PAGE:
Generally, temporary injunctive relief is not available if the injury is one of convenience. Long v. Long, 814 S.W.2d 227, 228–29 (Tex.App.-San Antonio 1991, no writ); Arledge v. Ricks, No. 04–08–00020–CV, 2008 WL 1882806, at *2 (Tex.App.-San Antonio Apr. 30, 2008, no pet.) (mem. op., not designated for publication) (“While inconvenient, [appellants] have at least limited access to their property during the pendency of their lawsuit. Because their infrequent use will not be entirely prohibited in the interim, we cannot conclude the trial court abused its discretion in denying the temporary injunction.”); Trada Partners VI, LP v. Vogt, No. 04–06–00723–CV, 2007 WL 163181, at *2 (Tex.App.-San Antonio Jan. 24, 2007, no pet.) (mem. op., not designated for publication) (Vogt could access his one-acre parcel of land through his twenty-acre parcel; therefore, injury was only one of inconvenience); cf. Garcia v. Gonzalez, No. 04–95–00971–CV, 1996 WL 425995, at * 4 (Tex.App.-San Antonio July 31, 1996, no pet.) (mem. op., not designated for publication) (determining appellee “will not be merely inconvenienced if the temporary injunction is lifted; she will be completely cut off from her property”). In this case, while it is inconvenient for appellees to access or hunt on the property, we conclude they are not denied use of the property under the Recreational Use Addendum provisions.

Appellees argue that a potential denial of access to the property is not a mere inconvenience because they have enjoyed unrestricted access for more than fifty years. Appellees also assert that the Recreational Use Addendum will give Dick and CMI complete control to restrict access at the end of the Third Amendment's term because access rules “will start with a clean slate and shall be subject to the further agreement of the Tenant [ (CMI) ].” However, Texas law is clear that a tenant “has the possession of the premises for a fixed time exclusive of the landlord.” See Brown v. Johnson, 118 Tex. 143, 12 S.W.2d 543, 545 (1929) (“During the term of his lease, the owners of the fee had no right of entry thereon; the exclusive right of possession being in the [tenant].”). Also, the court's order regarding the Recreational Use Addendum never states that access is completely denied and will be denied in the future to the minority shareholders—only that “depriving [Stacy] and Nancy of reasonable recreational access for two years would cause irreparable harm.” However, “fear or apprehension of the possibility of injury is not sufficient; injunctive relief requires the plaintiff to prove the defendant has attempted or intends to harm the plaintiff in the future.” Jones v. Jefferson Cnty., 15 S.W.3d 206, 213 (Tex.App.-Texarkana 2000, pet. denied).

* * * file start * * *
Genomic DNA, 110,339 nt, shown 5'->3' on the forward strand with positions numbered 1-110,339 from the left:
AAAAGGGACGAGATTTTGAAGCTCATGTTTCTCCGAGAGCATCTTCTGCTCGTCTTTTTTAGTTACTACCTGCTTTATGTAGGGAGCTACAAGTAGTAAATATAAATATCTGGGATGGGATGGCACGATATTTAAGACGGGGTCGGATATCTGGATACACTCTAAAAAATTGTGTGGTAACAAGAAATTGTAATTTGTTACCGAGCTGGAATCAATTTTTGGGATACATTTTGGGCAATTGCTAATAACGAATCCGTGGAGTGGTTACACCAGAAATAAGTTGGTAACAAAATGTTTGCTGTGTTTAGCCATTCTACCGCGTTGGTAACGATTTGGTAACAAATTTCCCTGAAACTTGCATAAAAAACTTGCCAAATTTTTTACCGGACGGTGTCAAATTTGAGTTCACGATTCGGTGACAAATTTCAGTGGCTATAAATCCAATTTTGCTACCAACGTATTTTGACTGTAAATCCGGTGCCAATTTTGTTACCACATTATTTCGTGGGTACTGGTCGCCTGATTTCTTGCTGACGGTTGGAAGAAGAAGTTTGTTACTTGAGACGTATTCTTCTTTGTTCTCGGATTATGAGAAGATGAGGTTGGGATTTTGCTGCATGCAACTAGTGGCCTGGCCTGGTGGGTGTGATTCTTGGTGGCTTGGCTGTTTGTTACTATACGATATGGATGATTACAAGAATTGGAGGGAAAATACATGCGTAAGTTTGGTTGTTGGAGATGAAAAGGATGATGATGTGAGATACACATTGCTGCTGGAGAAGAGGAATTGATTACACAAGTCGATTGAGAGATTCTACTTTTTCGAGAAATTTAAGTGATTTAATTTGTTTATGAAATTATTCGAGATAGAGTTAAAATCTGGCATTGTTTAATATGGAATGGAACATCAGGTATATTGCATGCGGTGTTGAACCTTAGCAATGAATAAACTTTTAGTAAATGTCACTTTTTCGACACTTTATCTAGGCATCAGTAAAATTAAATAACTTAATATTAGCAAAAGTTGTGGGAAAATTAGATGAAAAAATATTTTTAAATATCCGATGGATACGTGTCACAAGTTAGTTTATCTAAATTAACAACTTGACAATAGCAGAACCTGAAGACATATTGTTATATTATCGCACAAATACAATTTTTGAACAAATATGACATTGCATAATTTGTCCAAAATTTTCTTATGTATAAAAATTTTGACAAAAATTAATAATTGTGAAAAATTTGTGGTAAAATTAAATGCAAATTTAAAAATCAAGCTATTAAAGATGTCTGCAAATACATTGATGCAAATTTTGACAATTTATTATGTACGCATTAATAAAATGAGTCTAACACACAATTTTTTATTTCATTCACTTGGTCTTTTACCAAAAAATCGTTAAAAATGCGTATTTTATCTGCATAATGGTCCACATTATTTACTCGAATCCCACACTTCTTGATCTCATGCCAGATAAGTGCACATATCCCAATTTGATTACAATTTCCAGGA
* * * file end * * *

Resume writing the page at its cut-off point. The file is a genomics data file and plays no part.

Importantly, no lease prior to the Recreational Use Addendum specifically detailed the process for recreational access to minority shareholders. Richard Capps, appointed as President of the NFP board in 2009, testified that, since he was appointed to the board, to his knowledge a minority shareholder had never been denied access. He also believed Dick had been more restrictive before the Third Amendment. Capps stated that under the Third Amendment, he was “proud that [the NFP board was] able to get something negotiated to act as a floor, a minimum, and for the first time within a lease there are written recreational privileges.” Prior to the Third Amendment, access was granted on a gratuitous basis. Accordingly, the Recreational Use Addendum was the first time NFP shareholders and immediate family members were specifically granted recreational access subject to certain written conditions and terms.

We conclude the record does not support a finding that access has been or will definitely be denied to Stacy, Nancy, or any of the other minority shareholders during the Third Amendment's term. Instead, the Recreational Use Addendum sets up the parameters for access to minority shareholders both in the camping and non-camping seasons. While obtaining permission prior to access or observing the hunting restrictions may be considered burdensome and inconvenient by appellees, they are still allowed access to the property. Therefore, we conclude appellees failed to establish irreparable harm.

3. Equitable Remedy